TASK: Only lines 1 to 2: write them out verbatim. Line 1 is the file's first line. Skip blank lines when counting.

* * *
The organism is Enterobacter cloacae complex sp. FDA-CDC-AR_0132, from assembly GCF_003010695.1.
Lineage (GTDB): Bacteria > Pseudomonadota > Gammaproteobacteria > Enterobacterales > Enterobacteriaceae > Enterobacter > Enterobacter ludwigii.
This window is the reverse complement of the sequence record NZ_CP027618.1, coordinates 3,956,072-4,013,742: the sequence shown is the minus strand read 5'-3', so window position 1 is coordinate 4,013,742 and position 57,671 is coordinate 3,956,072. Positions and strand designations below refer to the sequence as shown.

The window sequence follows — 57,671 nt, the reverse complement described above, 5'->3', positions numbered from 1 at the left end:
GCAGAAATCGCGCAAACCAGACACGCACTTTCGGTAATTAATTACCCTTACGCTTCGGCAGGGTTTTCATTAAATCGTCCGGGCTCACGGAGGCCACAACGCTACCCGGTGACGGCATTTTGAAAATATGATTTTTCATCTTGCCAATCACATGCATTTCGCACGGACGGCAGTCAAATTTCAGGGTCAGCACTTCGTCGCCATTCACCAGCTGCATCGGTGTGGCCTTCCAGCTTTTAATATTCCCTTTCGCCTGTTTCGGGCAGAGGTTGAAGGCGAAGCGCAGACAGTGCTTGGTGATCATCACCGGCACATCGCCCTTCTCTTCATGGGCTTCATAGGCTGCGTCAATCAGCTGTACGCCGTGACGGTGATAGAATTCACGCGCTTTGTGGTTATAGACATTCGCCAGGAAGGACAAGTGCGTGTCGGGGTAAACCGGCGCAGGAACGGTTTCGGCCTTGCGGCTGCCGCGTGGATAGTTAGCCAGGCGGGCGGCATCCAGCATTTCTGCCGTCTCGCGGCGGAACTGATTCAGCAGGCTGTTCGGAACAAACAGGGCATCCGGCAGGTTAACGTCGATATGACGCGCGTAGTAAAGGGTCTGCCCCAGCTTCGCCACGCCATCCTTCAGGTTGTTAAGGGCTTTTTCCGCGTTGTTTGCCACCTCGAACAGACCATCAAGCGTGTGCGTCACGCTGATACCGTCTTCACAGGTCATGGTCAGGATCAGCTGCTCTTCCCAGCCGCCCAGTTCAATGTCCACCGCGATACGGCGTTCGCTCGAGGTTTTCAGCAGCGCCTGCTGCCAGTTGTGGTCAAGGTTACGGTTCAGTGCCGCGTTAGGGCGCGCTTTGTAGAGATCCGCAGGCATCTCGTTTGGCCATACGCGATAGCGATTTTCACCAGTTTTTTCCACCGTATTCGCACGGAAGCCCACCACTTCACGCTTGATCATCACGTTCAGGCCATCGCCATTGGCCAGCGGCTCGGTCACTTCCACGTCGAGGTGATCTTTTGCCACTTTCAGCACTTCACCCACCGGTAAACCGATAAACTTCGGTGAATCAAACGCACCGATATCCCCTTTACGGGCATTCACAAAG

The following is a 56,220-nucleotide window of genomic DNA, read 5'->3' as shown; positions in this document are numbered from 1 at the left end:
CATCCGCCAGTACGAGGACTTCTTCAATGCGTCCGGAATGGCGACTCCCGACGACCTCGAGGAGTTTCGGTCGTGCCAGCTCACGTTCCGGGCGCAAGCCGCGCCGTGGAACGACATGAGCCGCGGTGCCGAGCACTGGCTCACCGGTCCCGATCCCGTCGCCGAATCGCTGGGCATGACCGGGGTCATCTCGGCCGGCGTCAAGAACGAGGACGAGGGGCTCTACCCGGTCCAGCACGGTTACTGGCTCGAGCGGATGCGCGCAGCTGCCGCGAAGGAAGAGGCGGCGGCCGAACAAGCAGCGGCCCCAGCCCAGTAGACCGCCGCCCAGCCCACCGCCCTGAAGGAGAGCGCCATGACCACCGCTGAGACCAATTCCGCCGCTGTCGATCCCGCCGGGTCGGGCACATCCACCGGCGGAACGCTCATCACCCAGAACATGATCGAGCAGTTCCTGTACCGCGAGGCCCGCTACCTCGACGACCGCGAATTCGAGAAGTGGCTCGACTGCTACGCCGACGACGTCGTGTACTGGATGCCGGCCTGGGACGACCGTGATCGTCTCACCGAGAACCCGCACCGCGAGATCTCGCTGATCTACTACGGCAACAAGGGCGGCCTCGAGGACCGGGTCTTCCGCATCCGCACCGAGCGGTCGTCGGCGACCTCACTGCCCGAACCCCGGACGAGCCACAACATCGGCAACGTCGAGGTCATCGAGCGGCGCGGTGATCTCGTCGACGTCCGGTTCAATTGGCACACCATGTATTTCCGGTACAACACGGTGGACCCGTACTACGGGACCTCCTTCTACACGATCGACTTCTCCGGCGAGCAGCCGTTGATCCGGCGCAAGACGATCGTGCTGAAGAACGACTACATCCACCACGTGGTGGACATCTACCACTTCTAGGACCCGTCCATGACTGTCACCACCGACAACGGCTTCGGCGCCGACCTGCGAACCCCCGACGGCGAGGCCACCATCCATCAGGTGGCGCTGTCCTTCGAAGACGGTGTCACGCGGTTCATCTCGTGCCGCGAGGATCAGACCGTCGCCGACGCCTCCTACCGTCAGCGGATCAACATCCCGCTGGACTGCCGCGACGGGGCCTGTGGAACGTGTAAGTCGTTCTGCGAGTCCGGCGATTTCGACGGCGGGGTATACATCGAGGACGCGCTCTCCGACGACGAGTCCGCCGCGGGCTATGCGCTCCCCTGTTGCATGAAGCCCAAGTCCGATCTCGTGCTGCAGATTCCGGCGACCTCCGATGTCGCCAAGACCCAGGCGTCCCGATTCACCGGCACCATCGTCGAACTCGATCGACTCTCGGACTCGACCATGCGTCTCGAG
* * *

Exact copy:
The organism is Enterobacter cloacae complex sp. FDA-CDC-AR_0132, from assembly GCF_003010695.1.
Lineage (GTDB): Bacteria > Pseudomonadota > Gammaproteobacteria > Enterobacterales > Enterobacteriaceae > Enterobacter > Enterobacter ludwigii.